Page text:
Tamisha Covington was in tears Thursday after officials discovered up to 100 decomposing bodies stacked into a Uhaul truck outside of the Andrew T. Cleckley Funeral home in the Brooklyn Borough of New York.
“They charged me $15,000 to lay my mother to rest, and what am I getting out of the $15,000?” she told the New York Post. “I’m getting her body being in a U-Haul truck for however long.”
Decomposing bodies wound up piled in unrefrigerated rental trucks outside a Brooklyn funeral home and lying on the facility’s floor Thursday. (Zeqway Clarke/Facebook)
Health Commissioner Dr. Howard Zucker said fines and possible suspensions are expected in the pending case against the funeral service.
“We’ll enforce this as much as possible,” he said.
The Department of Health, who as present as bodies were wheeled out in plastic sheets and others on stretchers from inside of the Flatlands funeral home, described the incident as “a first of its kind in terms of this pandemic.”
“We have issued guidance out to all funeral homes that we will not tolerate any of that kind of behavior,” Zucker said during Gov. Cuomo’s daily coronavirus briefing in Albany.
Covington said she contacted the funeral home service after witnessing her 60-year-old mother’s death on April 9.
She said she watched as her mother, Deborah Harris, die in her arms. Harris had not tested for COVID-19 at the time but suffered a heart attack that Covington said may have been related to the virus.
“They said, within two weeks they would have my mother buried,” she said after she emerged from the storefront business at 2037A on Utica Avenue in Brooklyn, New York Thursday. “This is too much on humanity. I’m really hurt. I don’t even know what I’m looking for other than the fact that I expect to lay my mother down properly with respect and at a reasonable time.”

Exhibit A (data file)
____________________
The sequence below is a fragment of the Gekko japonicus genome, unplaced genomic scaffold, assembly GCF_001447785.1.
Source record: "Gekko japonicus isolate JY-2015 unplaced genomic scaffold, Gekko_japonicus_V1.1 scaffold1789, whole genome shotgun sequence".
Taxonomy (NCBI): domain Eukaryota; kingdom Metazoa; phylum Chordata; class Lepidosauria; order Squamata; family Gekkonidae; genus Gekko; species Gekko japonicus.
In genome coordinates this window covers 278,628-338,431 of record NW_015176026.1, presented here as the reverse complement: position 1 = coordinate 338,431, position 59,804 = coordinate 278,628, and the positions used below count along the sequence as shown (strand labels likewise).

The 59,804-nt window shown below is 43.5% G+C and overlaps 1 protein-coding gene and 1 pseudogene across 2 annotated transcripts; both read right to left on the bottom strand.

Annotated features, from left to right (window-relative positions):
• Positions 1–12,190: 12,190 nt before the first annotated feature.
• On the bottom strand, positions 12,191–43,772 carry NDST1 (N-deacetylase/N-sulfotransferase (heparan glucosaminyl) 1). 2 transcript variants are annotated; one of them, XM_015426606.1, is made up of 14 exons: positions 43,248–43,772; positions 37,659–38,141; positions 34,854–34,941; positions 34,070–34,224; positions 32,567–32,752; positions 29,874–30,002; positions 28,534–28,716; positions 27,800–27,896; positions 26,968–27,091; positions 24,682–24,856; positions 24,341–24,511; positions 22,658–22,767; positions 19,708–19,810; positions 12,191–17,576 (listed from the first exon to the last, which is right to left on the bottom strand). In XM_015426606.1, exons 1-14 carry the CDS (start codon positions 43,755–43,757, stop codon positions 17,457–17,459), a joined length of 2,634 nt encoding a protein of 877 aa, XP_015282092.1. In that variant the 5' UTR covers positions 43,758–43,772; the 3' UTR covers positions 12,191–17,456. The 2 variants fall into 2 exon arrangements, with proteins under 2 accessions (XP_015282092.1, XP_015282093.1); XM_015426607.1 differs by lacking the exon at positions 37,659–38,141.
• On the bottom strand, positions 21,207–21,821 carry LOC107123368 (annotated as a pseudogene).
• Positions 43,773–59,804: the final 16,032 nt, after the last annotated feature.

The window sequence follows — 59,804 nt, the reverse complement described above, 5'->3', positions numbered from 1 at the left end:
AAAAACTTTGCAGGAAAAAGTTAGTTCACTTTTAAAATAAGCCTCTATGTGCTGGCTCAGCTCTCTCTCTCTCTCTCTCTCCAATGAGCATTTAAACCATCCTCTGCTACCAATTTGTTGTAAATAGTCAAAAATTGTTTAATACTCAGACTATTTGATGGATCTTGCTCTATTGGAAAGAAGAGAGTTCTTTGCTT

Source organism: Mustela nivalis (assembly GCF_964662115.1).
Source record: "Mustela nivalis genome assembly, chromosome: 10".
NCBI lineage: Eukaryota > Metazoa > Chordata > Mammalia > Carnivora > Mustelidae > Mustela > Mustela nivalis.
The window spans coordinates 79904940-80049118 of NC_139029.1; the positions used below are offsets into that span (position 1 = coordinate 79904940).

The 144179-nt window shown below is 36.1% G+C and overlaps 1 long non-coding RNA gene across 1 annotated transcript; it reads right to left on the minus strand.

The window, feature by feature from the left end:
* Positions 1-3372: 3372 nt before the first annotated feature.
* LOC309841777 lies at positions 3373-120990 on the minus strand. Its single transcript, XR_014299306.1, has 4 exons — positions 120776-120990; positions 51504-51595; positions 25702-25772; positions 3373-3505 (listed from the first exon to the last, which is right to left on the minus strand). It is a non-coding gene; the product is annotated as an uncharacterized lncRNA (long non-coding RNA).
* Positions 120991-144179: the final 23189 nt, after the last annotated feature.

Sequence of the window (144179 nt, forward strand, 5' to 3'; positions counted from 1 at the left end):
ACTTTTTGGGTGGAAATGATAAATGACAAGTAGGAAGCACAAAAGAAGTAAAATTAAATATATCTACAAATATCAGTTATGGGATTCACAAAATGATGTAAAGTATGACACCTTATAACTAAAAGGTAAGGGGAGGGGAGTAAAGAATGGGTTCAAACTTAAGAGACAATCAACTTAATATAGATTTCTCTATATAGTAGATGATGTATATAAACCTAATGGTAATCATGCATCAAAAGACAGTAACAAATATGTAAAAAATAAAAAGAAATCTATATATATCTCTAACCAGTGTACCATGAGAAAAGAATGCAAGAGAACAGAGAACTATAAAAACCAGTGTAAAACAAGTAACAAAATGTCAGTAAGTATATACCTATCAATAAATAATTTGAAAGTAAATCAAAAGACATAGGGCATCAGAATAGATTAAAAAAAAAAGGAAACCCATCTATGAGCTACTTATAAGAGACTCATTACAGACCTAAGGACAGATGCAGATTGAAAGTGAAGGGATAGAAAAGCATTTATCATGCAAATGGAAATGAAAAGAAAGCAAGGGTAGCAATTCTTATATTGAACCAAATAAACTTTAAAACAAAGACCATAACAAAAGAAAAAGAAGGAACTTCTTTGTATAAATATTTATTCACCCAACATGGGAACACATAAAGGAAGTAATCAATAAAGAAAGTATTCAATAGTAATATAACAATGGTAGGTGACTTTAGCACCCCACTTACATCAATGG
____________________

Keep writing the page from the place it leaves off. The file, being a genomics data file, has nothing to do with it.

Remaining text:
The grisly situation was discovered after someone alerted the New York Police Department about a foul odor coming from the trucks on Wednesday. An employee from the Dollar General located next to the funeral home said the smell “was bad,” the New York Post reports.
The worker said at one point someone was spotted cleaning out the cargo box of one U-Haul truck just around the corner from where the funeral home is located.
The city’s Building Department records shows its landlord, VG Utica Realty LLC, was given a summons in June for illegally occupying the building as a funeral service. The company did not appear for the August hearing which resulted in a $500 fine. That fine, has yet to be paid, the newspaper reports.
-Atlanta Black Journal